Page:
The infectious disease (ID) burden has doubled in the US since its all-time low in 1980, in large part because of changes in human behavior. As a consequence, how ID will impact us in the future critically depends on how successful we will be in educating a literate citizenry able to make lifestyle choices that limit the impact of infection Despite this, ID rarely focuses in the high school classroom, in part because few teachers have been exposed to the topic, but also because the structure of teacher professional development conspires to segregate teachers from ID content experts, most of whom are in medical schools. To address this need we partnered with teachers to produce a comprehensive curriculum designed to engage high school students in the impact of ID on global society. Successful implementation of novel curricula requires intensive teacher support. In response we developed a professional development model in which near-peer content expert mentors and master teachers collaborate to model how to effectively teach complex concepts. In this way teachers learn strategies to confidently implement new material. We call this approach "Modeling for fidelity". Here we propose to leverage this model and our ID curriculum as graduate-level courses that will disseminate the materials nationally, both face-to-face and online. The curriculum addresses the most recent national science education standards in biology and in literacy using an innovative framework focused on five core questions about ID - Why should I care about ID?;What does it mean to have an ID?;How does a microbe become a pathogen?;How do pathogens make us sick? How do I get better? It uses Socratic and Case- based approaches that foster active learning together with interactive activities and extended literacy components. It is specifically designed to bring inquiry based learning to schools with few resources or scheduling that precludes extensive hands-on experience. It is also flexible enough to incorporate any existing activities that further our learning objectives. Critically our graduat courses will also teach teachers skills to identify, locate and evaluate the reliable resources the need to remain current and keep the curriculum dynamic, as well as strategies to effectively adapt the curriculum for their specific classroom needs. Teacher participants in the courses will receive intensive support to pilot the curriculum in the classroom with diverse students. Gains in content knowledge and fidelity of implementation will be rigorously evaluated and best practices for dissemination established. The face-to-face graduate courses will prepare approximately 120 teachers from across the US, while the virtual learning platform will capture material from these courses and disseminate it freely on line. Crucially the virtual learning platform will also involve a direct mentoring component. Together they have the potential to reach significant numbers of teachers and students each year. Our approach meets the need for high-quality, integrated curricula designed for 21st Century learners while helping students build the deep understanding needed to make informed choices about their health.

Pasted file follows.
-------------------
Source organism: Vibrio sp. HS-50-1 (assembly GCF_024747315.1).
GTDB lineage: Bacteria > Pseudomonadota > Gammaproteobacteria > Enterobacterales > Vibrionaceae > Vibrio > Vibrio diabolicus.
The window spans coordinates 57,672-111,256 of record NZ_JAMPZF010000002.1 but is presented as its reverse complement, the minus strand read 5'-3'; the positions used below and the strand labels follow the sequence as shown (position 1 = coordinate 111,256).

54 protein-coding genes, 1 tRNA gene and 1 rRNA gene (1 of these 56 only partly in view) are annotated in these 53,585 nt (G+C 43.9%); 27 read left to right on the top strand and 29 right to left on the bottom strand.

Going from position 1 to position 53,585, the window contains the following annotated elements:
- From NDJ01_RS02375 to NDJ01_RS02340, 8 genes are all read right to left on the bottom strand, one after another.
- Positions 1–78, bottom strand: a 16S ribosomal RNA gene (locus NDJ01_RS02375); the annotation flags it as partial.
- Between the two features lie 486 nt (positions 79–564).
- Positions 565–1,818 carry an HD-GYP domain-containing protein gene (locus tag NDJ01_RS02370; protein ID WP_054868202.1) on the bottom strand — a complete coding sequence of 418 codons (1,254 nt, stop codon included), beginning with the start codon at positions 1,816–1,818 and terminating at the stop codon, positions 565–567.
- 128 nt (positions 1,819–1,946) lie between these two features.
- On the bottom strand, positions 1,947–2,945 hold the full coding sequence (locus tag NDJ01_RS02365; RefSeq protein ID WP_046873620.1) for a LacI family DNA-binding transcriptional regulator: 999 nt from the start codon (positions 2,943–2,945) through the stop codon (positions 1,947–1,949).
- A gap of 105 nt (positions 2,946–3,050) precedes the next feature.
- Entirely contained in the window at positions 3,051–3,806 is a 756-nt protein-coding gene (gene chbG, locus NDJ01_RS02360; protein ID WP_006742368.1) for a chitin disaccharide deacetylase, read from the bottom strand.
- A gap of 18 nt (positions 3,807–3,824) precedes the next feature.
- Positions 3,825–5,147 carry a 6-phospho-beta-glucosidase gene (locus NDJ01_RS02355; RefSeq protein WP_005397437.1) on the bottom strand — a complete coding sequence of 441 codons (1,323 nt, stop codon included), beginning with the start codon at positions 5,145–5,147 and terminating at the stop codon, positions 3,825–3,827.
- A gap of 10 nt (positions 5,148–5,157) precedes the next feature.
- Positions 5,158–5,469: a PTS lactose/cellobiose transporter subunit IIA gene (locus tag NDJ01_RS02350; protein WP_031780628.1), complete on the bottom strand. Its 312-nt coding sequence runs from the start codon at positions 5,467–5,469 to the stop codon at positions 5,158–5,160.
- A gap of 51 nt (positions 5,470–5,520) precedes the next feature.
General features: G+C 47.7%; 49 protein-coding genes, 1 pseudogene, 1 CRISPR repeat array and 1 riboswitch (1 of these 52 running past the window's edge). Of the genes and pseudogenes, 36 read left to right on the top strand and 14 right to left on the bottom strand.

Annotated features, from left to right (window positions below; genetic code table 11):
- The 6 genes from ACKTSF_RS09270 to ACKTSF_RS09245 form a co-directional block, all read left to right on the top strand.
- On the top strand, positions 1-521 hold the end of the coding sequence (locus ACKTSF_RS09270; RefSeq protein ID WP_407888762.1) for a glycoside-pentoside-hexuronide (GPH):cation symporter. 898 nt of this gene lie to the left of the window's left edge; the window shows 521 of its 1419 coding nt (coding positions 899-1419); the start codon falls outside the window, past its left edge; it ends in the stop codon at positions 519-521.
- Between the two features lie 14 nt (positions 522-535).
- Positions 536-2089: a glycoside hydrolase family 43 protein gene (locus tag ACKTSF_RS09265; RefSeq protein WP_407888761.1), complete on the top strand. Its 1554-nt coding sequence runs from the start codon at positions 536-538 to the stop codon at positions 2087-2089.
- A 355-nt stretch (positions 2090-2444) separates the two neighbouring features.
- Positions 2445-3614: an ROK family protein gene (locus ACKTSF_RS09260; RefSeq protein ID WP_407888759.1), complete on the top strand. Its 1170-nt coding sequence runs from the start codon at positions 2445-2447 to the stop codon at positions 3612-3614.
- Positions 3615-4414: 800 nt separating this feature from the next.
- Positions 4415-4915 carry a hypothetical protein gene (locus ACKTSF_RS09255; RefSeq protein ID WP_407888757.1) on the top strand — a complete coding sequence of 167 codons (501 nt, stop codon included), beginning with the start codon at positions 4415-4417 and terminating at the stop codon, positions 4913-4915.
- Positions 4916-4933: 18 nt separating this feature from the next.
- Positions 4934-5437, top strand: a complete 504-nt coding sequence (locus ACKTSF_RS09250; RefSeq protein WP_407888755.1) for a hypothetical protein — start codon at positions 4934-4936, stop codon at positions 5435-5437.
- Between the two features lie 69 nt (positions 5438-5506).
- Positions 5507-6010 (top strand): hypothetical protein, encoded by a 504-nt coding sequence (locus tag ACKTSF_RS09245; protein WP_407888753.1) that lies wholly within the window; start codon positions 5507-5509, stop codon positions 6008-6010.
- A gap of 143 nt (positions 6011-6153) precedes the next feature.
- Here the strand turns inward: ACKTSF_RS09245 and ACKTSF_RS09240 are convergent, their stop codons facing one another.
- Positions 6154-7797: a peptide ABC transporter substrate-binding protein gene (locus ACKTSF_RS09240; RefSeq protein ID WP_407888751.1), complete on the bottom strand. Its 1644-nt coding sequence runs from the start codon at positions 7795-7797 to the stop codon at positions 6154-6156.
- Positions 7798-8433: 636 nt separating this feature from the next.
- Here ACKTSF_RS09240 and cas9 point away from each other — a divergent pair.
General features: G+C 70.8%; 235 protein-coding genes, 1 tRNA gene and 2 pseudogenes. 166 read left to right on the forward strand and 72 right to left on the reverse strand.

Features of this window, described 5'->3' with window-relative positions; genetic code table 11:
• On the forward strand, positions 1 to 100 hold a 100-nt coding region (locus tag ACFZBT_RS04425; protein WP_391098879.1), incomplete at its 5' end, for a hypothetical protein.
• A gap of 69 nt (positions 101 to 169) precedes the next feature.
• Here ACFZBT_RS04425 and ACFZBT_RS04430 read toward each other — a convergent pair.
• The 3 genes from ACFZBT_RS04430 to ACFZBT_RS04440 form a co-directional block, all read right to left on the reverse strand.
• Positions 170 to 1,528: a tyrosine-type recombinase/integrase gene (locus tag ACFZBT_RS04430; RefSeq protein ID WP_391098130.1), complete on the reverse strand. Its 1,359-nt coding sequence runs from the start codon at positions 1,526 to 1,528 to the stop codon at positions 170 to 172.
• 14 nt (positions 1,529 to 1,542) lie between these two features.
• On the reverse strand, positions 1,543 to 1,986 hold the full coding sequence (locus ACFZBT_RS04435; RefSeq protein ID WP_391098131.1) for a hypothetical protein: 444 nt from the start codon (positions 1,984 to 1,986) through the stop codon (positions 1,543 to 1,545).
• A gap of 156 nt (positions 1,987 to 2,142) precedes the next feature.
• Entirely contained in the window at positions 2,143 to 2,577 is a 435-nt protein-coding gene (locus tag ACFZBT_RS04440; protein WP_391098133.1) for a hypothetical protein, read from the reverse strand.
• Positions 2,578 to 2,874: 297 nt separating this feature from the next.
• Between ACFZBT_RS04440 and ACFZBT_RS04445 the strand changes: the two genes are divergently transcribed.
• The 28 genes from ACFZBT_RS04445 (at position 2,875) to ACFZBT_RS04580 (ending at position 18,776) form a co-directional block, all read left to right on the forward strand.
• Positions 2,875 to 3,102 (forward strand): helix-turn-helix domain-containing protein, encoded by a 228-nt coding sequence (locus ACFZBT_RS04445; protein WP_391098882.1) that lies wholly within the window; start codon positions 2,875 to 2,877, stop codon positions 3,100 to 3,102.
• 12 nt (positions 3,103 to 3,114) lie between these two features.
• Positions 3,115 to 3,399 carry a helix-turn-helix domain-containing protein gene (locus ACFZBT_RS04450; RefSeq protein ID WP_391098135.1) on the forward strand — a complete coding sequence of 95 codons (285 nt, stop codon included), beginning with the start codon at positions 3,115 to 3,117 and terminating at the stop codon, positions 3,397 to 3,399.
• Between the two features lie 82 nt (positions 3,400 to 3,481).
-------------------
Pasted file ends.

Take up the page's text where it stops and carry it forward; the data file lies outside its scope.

The 'Modeling for Fidelity: Infectious disease in the classroom'project will bring current issues about Infectious disease into the high school classroom. The ultimate goal of this comprehensive curriculum and intensive teacher support program is to teach teachers how to educate a literate citizenry able to make lifestyle choices that limit the impact of infection.
|Jacque, Berri; Koch-Weser, Susan; Faux, Russell et al. (2016) Addressing Health Literacy Challenges With a Cutting-Edge Infectious Disease Curriculum for the High School Biology Classroom. Health Educ Behav 43:43-53|
|Malanson, Katherine; Jacque, Berri; Faux, Russell et al. (2014) Modeling for Fidelity: virtual mentorship by scientists fosters teacher self-efficacy and promotes implementation of novel high school biomedical curricula. PLoS One 9:e114929|
|Jacque, Berri; Malanson, Katherine; Bateman, Kathleen et al. (2013) The Great Diseases Project: a partnership between Tufts Medical School and the Boston public schools. Acad Med 88:620-5|